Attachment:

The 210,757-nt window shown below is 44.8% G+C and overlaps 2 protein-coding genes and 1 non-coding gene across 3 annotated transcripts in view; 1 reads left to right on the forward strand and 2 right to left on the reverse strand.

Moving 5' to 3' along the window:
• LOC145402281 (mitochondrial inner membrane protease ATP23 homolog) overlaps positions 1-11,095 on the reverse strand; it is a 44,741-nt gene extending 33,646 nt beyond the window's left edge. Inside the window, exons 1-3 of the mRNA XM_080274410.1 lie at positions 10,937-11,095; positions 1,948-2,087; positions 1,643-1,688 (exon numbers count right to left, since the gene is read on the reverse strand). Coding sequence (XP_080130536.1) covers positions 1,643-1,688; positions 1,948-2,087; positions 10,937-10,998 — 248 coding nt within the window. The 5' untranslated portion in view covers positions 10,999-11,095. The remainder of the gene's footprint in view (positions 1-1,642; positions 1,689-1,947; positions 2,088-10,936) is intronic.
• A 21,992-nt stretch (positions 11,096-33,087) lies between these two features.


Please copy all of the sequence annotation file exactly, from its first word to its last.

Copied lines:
The 210,757-nt window shown below is 44.8% G+C and overlaps 2 protein-coding genes and 1 non-coding gene across 3 annotated transcripts in view; 1 reads left to right on the forward strand and 2 right to left on the reverse strand.

Moving 5' to 3' along the window:
• LOC145402281 (mitochondrial inner membrane protease ATP23 homolog) overlaps positions 1-11,095 on the reverse strand; it is a 44,741-nt gene extending 33,646 nt beyond the window's left edge. Inside the window, exons 1-3 of the mRNA XM_080274410.1 lie at positions 10,937-11,095; positions 1,948-2,087; positions 1,643-1,688 (exon numbers count right to left, since the gene is read on the reverse strand). Coding sequence (XP_080130536.1) covers positions 1,643-1,688; positions 1,948-2,087; positions 10,937-10,998 — 248 coding nt within the window. The 5' untranslated portion in view covers positions 10,999-11,095. The remainder of the gene's footprint in view (positions 1-1,642; positions 1,689-1,947; positions 2,088-10,936) is intronic.
• A 21,992-nt stretch (positions 11,096-33,087) lies between these two features.